Every year, the National Highway Traffic Safety Administration (NHTSA) publishes statistics detailing the number of motor vehicle-related deaths that occur nationwide. Earlier this month the NHTSA released its preliminary estimates for 2015, and they’re not looking particularly sunny.
The NHTSA estimates that there were 35,200 fatalities on America’s roadways in 2015. This constitutes a 7.7 percent increase in fatalities compared to 2014. That’s the largest single-year percentage increase the NHTSA has seen since they began tracking nationwide fatality statistics. If their estimates are correct, that means 2015 was also the deadliest driving year since 2008.
Safety analysts have attributed the sudden rise in fatalities to a few different factors – most notably, an improving economy and falling gas prices. Now that Americans have more surplus income on hand and gas is no longer prohibitively expensive, they’re traveling and putting more mileage on their cars than they were a few years ago. NHTSA officials have also been quick to point out that, because 94 percent of car accidents are caused by human error, improved automated driving technologies could dramatically reduce accident fatalities in the future.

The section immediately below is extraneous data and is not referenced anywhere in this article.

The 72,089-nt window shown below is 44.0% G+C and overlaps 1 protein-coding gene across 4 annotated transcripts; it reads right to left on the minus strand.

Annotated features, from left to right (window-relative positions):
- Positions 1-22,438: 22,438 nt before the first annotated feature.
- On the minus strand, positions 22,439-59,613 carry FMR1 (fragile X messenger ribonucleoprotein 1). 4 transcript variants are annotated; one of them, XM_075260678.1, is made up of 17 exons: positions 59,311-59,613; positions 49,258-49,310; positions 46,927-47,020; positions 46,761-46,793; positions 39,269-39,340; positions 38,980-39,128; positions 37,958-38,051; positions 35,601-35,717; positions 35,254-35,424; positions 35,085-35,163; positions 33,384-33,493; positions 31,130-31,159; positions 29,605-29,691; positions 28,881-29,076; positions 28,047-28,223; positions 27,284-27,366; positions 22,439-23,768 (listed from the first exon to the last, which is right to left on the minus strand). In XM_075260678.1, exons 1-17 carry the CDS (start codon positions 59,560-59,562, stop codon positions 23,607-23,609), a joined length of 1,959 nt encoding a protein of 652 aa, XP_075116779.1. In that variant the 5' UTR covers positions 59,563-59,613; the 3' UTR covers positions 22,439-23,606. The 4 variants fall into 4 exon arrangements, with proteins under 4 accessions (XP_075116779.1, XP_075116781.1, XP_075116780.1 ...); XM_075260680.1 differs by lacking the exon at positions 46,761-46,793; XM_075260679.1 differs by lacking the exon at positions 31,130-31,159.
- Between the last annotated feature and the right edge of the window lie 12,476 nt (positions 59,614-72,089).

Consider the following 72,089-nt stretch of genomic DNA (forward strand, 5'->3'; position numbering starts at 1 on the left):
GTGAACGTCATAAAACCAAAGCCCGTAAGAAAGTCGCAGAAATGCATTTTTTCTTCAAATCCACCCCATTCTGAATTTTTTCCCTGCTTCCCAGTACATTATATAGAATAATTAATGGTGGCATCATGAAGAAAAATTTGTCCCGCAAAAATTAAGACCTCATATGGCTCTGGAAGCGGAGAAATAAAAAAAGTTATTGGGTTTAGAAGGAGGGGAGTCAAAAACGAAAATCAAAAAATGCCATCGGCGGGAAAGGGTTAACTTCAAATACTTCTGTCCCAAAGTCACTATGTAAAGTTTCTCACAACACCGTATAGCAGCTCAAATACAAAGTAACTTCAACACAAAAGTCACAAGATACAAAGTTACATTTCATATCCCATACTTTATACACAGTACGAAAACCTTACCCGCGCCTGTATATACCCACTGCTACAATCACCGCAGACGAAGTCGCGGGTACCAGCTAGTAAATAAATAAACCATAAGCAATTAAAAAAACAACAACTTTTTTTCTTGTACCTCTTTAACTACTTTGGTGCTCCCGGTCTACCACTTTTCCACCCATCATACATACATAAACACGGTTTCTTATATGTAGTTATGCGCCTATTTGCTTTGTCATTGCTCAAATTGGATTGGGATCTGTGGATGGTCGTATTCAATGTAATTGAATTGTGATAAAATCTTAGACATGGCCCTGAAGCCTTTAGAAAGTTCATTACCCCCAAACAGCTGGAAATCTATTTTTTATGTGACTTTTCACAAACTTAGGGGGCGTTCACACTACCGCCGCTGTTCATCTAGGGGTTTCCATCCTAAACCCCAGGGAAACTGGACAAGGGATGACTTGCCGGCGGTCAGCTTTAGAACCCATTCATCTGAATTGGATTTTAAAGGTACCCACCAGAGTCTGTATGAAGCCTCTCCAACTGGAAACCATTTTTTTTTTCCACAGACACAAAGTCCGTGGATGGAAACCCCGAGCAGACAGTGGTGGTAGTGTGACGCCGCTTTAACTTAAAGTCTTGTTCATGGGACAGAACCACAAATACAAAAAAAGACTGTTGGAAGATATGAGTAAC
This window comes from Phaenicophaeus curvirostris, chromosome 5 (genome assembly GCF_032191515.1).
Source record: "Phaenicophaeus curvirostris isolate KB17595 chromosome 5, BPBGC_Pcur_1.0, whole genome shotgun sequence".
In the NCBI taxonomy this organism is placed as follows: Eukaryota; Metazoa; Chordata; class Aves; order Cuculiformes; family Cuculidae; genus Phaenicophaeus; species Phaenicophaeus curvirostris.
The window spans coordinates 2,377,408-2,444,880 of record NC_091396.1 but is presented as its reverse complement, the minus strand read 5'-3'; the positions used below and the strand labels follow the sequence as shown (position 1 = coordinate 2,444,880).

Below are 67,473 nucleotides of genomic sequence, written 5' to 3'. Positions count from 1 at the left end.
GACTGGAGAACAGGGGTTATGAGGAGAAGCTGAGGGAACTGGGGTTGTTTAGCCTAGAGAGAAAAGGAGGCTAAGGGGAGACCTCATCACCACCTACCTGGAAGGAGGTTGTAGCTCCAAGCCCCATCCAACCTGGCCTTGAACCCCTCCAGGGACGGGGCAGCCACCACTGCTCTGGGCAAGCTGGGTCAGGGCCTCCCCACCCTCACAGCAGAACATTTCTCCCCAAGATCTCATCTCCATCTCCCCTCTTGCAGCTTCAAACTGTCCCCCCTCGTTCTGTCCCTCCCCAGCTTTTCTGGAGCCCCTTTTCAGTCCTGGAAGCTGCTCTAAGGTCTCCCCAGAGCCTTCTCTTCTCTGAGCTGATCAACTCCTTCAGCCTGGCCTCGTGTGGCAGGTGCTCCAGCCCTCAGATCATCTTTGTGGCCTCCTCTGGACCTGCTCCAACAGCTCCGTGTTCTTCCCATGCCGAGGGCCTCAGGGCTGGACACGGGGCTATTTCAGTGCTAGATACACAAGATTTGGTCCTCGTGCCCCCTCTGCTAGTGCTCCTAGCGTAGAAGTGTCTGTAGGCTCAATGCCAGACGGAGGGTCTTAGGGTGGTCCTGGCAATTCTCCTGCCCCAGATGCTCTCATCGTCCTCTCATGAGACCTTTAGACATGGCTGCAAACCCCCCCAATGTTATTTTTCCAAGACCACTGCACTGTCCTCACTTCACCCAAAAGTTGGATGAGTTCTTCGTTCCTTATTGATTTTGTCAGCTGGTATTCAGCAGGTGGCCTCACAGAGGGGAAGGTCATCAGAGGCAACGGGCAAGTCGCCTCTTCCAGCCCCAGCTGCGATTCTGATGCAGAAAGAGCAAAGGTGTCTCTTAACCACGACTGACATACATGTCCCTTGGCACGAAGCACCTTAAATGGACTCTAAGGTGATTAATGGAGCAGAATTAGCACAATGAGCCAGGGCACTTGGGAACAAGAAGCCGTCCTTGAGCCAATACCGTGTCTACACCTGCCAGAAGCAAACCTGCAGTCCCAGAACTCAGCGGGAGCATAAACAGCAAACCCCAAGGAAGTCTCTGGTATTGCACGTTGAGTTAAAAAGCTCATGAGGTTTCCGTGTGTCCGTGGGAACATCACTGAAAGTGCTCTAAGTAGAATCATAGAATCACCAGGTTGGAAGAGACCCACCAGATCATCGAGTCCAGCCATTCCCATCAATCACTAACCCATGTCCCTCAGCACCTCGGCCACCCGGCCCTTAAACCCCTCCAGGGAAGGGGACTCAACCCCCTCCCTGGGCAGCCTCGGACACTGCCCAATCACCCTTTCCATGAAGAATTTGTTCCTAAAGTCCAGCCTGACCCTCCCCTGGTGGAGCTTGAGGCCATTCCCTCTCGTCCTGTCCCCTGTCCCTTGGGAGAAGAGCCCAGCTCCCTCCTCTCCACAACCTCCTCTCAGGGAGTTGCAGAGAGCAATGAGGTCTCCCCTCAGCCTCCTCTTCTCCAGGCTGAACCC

While these statistics aren’t exactly encouraging, they’re also probably not as dire as they might seem at first glance. Bear in mind that a decade ago, more than 40,000 Americans were killed annually in car accidents. Thanks to dramatic improvements in vehicle design and nationwide driver safety campaigns, that number has fallen steadily for the past 10 years. Last year’s rise in accident fatalities is certainly cause for concern, but it’s not necessarily a sign of a greater long-term problem.
Stay tuned for more updates from your premier source for automotive protection products – PermaPlate.